After the war, Andrić held a number of ceremonial posts in the new Communist government of Yugoslavia, including that of the member of the presidency of Bosnia and Herzegovina. In 1961, he was awarded the Nobel Prize for Literature "for the epic force with which he has traced themes and depicted human destinies drawn from the history of his country". He donated all of the prize money towards the improvement of libraries in Bosnia and Herzegovina.

Following the death of his wife in 1968, he began reducing his public activities. In 1969 he was elected an honorary member of the Academy of Sciences and Arts of Bosnia and Herzegovina.[6] As time went by, he became increasingly ill and eventually died on March 13, 1975, in Belgrade, SR Serbia, SFR Yugoslavia.

Works

The material for his works was mainly drawn from the history, folklore, and culture of his native Bosnia.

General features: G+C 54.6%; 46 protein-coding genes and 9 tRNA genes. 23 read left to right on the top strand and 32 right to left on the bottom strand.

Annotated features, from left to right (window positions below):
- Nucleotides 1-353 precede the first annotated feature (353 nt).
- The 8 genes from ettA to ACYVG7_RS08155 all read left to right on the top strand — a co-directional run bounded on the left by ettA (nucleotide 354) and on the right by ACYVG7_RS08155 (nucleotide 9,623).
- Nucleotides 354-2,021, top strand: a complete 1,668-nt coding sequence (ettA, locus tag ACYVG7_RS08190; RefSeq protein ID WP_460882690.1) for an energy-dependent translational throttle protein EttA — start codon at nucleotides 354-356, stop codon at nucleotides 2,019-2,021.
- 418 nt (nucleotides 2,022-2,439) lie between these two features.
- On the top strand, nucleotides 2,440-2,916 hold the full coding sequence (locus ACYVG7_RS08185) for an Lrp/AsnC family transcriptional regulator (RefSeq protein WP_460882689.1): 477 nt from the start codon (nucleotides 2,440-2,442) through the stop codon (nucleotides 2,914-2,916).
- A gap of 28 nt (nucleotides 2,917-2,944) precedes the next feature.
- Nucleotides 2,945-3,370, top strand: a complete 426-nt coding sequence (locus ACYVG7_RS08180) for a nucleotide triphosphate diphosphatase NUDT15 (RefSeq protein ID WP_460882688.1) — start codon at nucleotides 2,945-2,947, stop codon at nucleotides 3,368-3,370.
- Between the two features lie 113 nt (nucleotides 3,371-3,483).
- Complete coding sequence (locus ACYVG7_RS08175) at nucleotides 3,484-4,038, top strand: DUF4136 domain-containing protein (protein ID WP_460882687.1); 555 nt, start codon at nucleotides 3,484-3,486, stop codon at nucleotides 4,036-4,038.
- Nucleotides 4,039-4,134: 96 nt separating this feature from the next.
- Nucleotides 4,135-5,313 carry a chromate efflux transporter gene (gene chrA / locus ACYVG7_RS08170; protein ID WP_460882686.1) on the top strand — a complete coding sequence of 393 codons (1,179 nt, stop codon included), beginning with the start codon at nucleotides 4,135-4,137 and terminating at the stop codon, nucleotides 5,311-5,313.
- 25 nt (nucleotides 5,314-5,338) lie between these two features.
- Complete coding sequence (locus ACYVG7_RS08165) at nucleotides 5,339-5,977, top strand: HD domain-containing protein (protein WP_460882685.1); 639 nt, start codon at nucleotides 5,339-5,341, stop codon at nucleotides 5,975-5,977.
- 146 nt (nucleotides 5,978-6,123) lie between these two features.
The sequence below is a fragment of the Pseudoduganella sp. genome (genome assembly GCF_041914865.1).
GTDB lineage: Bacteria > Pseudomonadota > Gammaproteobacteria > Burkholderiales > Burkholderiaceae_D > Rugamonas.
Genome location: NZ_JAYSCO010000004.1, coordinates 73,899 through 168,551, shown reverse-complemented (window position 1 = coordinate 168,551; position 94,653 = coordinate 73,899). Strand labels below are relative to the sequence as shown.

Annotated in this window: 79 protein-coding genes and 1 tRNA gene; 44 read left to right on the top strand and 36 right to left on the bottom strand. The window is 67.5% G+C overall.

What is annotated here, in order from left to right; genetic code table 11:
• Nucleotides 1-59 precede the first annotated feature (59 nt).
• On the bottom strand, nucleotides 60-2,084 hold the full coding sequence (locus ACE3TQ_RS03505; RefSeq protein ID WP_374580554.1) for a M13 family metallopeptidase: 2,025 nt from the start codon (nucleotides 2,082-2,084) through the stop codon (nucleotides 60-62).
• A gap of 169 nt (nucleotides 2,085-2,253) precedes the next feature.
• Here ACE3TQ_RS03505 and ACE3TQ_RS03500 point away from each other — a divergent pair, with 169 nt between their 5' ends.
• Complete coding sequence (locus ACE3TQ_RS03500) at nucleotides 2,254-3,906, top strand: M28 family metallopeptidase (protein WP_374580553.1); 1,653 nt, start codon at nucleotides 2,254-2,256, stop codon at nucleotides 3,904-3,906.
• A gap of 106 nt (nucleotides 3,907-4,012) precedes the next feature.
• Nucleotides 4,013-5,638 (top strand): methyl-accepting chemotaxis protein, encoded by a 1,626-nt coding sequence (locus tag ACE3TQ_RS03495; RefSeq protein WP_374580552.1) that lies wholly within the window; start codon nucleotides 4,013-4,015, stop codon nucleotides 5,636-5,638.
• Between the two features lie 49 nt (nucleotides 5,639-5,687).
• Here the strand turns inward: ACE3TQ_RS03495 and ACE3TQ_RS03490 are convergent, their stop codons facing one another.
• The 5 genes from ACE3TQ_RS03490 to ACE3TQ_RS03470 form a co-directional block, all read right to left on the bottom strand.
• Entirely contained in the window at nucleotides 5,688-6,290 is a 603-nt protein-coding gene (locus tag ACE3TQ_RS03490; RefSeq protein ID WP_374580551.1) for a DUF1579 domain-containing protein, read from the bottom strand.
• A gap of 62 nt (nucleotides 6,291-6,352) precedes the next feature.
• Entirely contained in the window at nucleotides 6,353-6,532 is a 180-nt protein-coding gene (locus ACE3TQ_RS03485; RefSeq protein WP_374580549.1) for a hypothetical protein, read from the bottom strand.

Ivo Andrić monument in Belgrade, Serbia

Those were all released in 1945 and written during World War II while Andrić was living quietly in Belgrade. They are often referred to as the "Bosnian trilogy" because they were released at the same time and had been written near together in time. However, they are connected only thematically -— they are indeed three completely different works.

Some of his other popular works include:

  • Ex Ponto[3] (1918)
  • Unrest[4] (Nemiri, 1920)
  • The Journey of Alija Đerzelez[5] (Put Alije Đerzeleza, 1920)
  • The Vizier's Elephant[6] (Priča o vezirovom slonu, 1948; trans. 1962)
  • The Damned Yard[7] (Prokleta avlija, 1954)
  • Omer-Pasha Latas[8] (Omerpaša Latas, released posthumously in 1977)

His manuscripts and literary legacy is in custody of the Foundation he founded (Fondacija Ive Andrica) and Serbian Academy of Sciences and Arts,[7]

Some claim that the works of Ivo Andric particularly his thesis "The Development of Spiritual Life in Bosnia under the Influence of Turkish Rule" have resurfaced as a source of anti-Muslim prejudice in Serbian cultural discourse.[8]

Classification

During his studies at the Jagiellonian University in Kraków, Poland, Ivo Andrić declared himself as Croatian